It’s important to understand that this portion of the litigation process can seemingly drag on for a while. If the plaintiff is very ill, his attorney may request that the process be hastened, especially if it is evident that the victim may not survive until the end of the lawsuit.
The plaintiff is never on their own through this process. His/her attorney will be involved during each step of the discovery process, a time during the lawsuit which can seem frightening for some.
Not every mesothelioma-related lawsuit will go to court. As a matter of fact, most will be settled out of court. That happens when the defendant offers a certain amount of money in lieu of going to court, which will likely cost the defendant more money and more time, especially if they lose in the end.
In most cases, the defendant certainly recognizes the fact that they did indeed manufacture or use toxic asbestos products and are liable for the plaintiff’s pain and suffering. As such, it usually is to their benefit to settle.
Remember, the defendant often has a lot of reasons to settle including burgeoning legal fees and convincing depositions from the plaintiff and others that prove responsibility on the part of his client.
They also may lack the time to complete discovery before the trial, so settling makes more sense than risking a negative outcome from the courts.
Each case is different, so the plaintiff and his lawyer will need to decide whether or not accepting a settlement is in the best interest of the plaintiff. Ultimately, however, the decision belongs to the plaintiff. It is likely that the defendant’s attorney will first offer a low number in regards to settlement. The attorney for the plaintiff can determine whether or not this is a reasonable offer or if they should try to negotiate for a higher award.
So, how is the settlement amount determined? Many factors are taken into consideration including:
Medical expenses – Mesothelioma victims often have overwhelming medical bills, some of which – inevitably – will not be covered by even the best of insurance. Cancer is an expensive disease!
Loss of wages – If the victim was still working and earning a living when he became ill, chances are he/she will have had to quit. Furthermore, if a spouse has become the caregiver, that individual may have had to quit their job as well.
Proof of negligence – If attorneys are able to prove that the defendant(s) definitively knew that their use of asbestos was making people sick, the defendants may offer more because they realize a court settlement could be very large.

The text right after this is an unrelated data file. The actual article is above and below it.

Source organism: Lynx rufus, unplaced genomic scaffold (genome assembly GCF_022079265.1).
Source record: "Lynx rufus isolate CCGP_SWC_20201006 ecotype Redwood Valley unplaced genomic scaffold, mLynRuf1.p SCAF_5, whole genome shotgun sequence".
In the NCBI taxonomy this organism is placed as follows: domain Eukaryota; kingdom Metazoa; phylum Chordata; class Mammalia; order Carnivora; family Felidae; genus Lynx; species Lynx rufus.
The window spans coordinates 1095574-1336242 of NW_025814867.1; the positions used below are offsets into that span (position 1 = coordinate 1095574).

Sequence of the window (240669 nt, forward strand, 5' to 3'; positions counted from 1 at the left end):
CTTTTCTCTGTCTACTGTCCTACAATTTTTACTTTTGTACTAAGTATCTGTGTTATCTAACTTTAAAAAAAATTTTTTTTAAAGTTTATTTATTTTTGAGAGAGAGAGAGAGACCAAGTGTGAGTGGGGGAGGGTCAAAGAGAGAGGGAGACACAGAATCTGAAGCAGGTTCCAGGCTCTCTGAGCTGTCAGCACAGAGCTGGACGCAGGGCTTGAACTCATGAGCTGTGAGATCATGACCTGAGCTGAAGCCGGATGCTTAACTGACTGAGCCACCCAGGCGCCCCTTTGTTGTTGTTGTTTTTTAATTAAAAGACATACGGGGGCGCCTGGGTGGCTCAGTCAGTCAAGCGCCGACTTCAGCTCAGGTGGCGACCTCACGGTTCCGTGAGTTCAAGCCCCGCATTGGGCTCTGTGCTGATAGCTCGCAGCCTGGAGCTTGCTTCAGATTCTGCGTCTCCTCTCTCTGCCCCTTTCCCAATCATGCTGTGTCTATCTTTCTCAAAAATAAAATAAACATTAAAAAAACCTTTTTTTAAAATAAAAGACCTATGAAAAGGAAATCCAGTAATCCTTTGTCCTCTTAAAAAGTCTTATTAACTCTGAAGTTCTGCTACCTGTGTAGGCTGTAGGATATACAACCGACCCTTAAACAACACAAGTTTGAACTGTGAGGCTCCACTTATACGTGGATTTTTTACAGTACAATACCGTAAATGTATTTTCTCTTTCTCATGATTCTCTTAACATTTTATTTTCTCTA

The state in which the claim is filed – Different states put forth different parameters in regards to proving negligence and wrongdoing, so the state in which you’ve filed may have an impact on that final number.
Number of defendants – Of course, the more defendants named in your case, the higher your settlement might be. In a settlement, ALL defendants will be required to contribute their share, though some defendants may be deemed more liable than others.
Other factors – These include the age of the patient, the stage and severity of the cancer, the level of exposure, and past health records, including whether or not the plaintiff is/was a smoker.
If the plaintiff does not settle out of court or if a settlement is not offered by the defendant(s), the case will proceed to trial. Trials can take just a day or two or may drag on for much longer, depending on the circumstances of the case. Each one is different, of course.
In many instances, the plaintiff does not need to appear in court, especially if they are very ill. The attorney will keep his client abreast as to the proceedings and will obtain the services of others who can help win the case, including expert witnesses, co-workers, family members, and so forth.
If the plaintiff wins and is awarded compensation, they will start receiving payments within a few months, in most cases. However, the defendant(s) have the right to appeal the verdict.
Generally, those wishing to appeal the verdict have somewhere between one and six months to do so. They can do this if they disagree with the award or the way in which it was determined.
During the appeal process, the plaintiff will not receive any money but the defendant will have to guarantee that the compensation will be available should the appeal be denied by posting “bond” in the amount awarded.
The lawyer for the plaintiff will keep his/her client abreast of the goings on during the appeal and can explain any concerns as they arise.
More questions? Call Lee, (855) 397-6640